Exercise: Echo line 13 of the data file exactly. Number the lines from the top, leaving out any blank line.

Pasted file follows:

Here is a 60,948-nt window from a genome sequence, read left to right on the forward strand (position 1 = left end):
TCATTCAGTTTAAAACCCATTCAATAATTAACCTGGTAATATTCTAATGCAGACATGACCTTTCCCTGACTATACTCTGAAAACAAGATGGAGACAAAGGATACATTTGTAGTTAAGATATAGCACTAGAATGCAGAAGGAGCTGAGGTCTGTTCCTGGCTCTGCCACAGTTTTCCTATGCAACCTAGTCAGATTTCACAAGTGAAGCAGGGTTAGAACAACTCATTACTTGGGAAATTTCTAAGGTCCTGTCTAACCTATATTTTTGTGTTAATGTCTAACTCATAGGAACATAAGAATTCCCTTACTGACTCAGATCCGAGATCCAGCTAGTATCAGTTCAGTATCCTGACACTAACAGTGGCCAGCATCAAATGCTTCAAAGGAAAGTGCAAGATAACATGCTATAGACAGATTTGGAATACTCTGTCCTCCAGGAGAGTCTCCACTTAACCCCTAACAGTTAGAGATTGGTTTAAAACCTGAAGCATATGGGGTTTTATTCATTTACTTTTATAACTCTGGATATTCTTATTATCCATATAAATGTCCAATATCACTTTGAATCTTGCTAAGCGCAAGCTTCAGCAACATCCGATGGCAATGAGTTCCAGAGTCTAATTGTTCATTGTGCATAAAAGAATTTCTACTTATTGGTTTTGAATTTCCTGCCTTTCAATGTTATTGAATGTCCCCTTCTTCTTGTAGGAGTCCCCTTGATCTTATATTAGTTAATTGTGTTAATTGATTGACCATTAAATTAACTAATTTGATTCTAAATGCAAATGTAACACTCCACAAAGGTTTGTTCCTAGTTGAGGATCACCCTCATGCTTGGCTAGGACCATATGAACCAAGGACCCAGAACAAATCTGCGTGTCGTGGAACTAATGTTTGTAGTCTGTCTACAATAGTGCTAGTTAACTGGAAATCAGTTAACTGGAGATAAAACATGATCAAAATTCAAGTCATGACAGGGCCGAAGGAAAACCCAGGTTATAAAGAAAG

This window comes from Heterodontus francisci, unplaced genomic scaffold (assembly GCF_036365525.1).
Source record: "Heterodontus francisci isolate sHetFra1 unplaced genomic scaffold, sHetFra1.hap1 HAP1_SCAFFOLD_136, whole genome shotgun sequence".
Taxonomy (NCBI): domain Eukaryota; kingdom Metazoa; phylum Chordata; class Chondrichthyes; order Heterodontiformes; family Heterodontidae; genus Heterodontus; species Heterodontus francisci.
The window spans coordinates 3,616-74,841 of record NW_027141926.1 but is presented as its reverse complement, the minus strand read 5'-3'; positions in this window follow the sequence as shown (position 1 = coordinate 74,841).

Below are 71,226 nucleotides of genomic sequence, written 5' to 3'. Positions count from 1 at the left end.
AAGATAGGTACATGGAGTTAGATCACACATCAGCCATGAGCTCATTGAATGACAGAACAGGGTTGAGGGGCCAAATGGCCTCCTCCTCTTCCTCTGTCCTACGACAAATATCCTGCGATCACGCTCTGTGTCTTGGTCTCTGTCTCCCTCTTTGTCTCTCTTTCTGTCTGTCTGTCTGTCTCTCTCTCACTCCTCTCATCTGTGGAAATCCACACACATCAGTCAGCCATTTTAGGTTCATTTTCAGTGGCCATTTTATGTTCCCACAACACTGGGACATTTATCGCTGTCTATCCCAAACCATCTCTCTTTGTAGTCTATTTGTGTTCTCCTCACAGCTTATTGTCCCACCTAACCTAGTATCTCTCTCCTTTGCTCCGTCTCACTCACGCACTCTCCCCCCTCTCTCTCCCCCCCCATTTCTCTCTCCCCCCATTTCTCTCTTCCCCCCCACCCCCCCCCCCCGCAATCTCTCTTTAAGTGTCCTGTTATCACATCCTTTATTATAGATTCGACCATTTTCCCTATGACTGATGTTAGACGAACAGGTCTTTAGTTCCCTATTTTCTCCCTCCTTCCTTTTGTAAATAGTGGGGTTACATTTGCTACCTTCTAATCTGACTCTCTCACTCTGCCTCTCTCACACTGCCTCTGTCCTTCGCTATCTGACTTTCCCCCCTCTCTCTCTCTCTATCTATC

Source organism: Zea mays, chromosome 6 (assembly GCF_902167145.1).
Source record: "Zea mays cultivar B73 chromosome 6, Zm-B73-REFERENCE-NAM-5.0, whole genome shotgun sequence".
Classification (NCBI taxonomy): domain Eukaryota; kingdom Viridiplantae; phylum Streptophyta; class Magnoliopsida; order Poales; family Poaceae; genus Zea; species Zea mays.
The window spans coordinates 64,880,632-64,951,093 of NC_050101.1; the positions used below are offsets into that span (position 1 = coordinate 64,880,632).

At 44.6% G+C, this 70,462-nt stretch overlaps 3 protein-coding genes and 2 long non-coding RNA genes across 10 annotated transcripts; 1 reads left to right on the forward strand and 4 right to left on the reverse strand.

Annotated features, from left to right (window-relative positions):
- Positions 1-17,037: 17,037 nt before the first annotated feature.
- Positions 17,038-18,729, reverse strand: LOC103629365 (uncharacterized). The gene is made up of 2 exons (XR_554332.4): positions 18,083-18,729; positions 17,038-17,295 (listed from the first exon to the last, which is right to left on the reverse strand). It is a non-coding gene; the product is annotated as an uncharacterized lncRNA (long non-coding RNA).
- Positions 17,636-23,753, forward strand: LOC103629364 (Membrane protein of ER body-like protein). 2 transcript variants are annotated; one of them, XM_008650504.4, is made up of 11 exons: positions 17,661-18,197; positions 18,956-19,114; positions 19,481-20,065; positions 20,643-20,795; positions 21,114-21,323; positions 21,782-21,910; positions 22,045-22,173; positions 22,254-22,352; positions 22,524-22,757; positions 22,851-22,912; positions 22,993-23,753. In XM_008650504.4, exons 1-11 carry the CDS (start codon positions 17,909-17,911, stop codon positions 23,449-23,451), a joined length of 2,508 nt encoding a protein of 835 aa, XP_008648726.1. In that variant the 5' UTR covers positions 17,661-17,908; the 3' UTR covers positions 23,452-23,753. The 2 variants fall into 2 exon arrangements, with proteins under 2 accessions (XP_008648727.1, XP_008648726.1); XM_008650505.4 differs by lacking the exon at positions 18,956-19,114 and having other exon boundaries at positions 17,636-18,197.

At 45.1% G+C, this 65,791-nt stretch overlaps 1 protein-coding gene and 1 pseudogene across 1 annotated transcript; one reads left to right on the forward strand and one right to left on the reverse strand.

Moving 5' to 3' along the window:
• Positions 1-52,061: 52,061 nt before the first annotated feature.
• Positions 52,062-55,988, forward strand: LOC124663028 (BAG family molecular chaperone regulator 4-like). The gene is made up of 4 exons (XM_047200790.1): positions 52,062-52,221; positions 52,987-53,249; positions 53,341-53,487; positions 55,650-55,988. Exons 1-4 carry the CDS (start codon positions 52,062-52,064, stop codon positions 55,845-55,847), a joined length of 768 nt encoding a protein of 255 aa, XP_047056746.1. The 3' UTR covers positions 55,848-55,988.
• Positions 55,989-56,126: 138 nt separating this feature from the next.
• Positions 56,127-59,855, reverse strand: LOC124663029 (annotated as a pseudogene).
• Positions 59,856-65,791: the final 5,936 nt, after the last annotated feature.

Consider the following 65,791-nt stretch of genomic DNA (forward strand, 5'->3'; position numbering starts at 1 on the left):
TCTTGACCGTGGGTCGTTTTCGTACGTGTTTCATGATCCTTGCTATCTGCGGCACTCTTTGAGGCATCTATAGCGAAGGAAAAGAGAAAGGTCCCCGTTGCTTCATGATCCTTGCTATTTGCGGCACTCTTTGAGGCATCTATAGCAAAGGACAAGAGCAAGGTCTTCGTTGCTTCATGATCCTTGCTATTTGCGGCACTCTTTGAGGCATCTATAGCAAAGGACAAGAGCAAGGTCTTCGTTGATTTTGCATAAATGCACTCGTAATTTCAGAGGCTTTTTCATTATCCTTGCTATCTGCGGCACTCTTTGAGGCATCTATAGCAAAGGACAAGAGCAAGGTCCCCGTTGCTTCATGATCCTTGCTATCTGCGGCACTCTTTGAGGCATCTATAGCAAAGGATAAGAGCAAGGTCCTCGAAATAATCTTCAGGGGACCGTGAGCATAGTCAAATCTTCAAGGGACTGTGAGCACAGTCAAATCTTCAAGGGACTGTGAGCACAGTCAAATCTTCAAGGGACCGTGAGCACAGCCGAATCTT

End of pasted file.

At 44.6% G+C, this 70,462-nt stretch overlaps 3 protein-coding genes and 2 long non-coding RNA genes across 10 annotated transcripts; 1 reads left to right on the forward strand and 4 right to left on the reverse strand.